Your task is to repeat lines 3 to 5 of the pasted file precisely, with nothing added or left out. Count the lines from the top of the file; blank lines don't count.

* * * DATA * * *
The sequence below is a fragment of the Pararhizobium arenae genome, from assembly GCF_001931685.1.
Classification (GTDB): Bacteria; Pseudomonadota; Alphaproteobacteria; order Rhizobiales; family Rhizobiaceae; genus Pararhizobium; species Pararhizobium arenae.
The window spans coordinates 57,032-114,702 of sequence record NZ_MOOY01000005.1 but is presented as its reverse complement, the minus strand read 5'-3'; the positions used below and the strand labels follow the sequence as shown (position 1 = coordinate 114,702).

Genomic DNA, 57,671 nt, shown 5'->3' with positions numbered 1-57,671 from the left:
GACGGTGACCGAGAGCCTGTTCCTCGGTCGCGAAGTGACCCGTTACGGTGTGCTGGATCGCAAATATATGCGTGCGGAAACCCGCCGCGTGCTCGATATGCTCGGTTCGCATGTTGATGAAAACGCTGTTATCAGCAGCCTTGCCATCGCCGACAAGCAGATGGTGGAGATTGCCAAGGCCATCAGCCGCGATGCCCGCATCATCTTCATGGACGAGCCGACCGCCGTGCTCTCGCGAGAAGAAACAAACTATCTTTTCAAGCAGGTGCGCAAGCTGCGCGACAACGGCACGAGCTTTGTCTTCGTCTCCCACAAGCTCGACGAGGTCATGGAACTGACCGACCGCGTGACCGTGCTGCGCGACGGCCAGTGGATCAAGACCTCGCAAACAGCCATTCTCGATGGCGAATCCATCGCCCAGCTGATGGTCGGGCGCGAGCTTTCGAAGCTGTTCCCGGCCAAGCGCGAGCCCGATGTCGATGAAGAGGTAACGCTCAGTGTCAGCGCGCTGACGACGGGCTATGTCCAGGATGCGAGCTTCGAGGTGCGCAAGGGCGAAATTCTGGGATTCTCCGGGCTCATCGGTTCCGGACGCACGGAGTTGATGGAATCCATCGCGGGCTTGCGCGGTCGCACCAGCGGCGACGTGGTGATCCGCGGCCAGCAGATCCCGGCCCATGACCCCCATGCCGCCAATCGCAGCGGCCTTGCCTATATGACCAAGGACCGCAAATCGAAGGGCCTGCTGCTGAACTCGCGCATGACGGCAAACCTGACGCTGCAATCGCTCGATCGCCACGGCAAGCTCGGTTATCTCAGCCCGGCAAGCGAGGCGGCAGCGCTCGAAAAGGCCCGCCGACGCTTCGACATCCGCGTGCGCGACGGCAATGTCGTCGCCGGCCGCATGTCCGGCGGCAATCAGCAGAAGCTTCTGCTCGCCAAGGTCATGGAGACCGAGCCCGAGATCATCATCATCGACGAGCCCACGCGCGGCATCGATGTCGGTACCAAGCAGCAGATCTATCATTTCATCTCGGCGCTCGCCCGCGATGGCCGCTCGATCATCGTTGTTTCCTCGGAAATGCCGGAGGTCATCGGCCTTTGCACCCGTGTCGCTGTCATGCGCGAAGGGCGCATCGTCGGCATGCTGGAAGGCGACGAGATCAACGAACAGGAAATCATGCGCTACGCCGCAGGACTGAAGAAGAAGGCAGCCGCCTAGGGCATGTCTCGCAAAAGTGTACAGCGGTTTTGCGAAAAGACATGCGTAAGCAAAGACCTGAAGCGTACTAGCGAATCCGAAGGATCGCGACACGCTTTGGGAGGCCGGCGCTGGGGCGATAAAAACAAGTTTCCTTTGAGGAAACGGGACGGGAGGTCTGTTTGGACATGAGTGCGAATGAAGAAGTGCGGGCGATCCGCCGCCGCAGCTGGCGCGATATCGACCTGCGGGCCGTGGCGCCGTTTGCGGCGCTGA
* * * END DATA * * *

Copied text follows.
The window spans coordinates 57,032-114,702 of sequence record NZ_MOOY01000005.1 but is presented as its reverse complement, the minus strand read 5'-3'; the positions used below and the strand labels follow the sequence as shown (position 1 = coordinate 114,702).

Genomic DNA, 57,671 nt, shown 5'->3' with positions numbered 1-57,671 from the left:
GACGGTGACCGAGAGCCTGTTCCTCGGTCGCGAAGTGACCCGTTACGGTGTGCTGGATCGCAAATATATGCGTGCGGAAACCCGCCGCGTGCTCGATATGCTCGGTTCGCATGTTGATGAAAACGCTGTTATCAGCAGCCTTGCCATCGCCGACAAGCAGATGGTGGAGATTGCCAAGGCCATCAGCCGCGATGCCCGCATCATCTTCATGGACGAGCCGACCGCCGTGCTCTCGCGAGAAGAAACAAACTATCTTTTCAAGCAGGTGCGCAAGCTGCGCGACAACGGCACGAGCTTTGTCTTCGTCTCCCACAAGCTCGACGAGGTCATGGAACTGACCGACCGCGTGACCGTGCTGCGCGACGGCCAGTGGATCAAGACCTCGCAAACAGCCATTCTCGATGGCGAATCCATCGCCCAGCTGATGGTCGGGCGCGAGCTTTCGAAGCTGTTCCCGGCCAAGCGCGAGCCCGATGTCGATGAAGAGGTAACGCTCAGTGTCAGCGCGCTGACGACGGGCTATGTCCAGGATGCGAGCTTCGAGGTGCGCAAGGGCGAAATTCTGGGATTCTCCGGGCTCATCGGTTCCGGACGCACGGAGTTGATGGAATCCATCGCGGGCTTGCGCGGTCGCACCAGCGGCGACGTGGTGATCCGCGGCCAGCAGATCCCGGCCCATGACCCCCATGCCGCCAATCGCAGCGGCCTTGCCTATATGACCAAGGACCGCAAATCGAAGGGCCTGCTGCTGAACTCGCGCATGACGGCAAACCTGACGCTGCAATCGCTCGATCGCCACGGCAAGCTCGGTTATCTCAGCCCGGCAAGCGAGGCGGCAGCGCTCGAAAAGGCCCGCCGACGCTTCGACATCCGCGTGCGCGACGGCAATGTCGTCGCCGGCCGCATGTCCGGCGGCAATCAGCAGAAGCTTCTGCTCGCCAAGGTCATGGAGACCGAGCCCGAGATCATCATCATCGACGAGCCCACGCGCGGCATCGATGTCGGTACCAAGCAGCAGATCTATCATTTCATCTCGGCGCTCGCCCGCGATGGCCGCTCGATCATCGTTGTTTCCTCGGAAATGCCGGAGGTCATCGGCCTTTGCACCCGTGTCGCTGTCATGCGCGAAGGGCGCATCGTCGGCATGCTGGAAGGCGACGAGATCAACGAACAGGAAATCATGCGCTACGCCGCAGGACTGAAGAAGAAGGCAGCCGCCTAGGGCATGTCTCGCAAAAGTGTACAGCGGTTTTGCGAAAAGACATGCGTAAGCAAAGACCTGAAGCGTACTAGCGAATCCGAAGGATCGCGACACGCTTTGGGAGGCCGGCGCTGGGGCGATAAAAACAAGTTTCCTTTGAGGAAACGGGACGGGAGGTCTGTTTGGACATGAGTGCGAATGAAGAAGTGCGGGCGATCCGCCGCCGCAGCTGGCGCGATATCGACCTGCGGGCCGTGGCGCCGTTTGCGGCGCTGA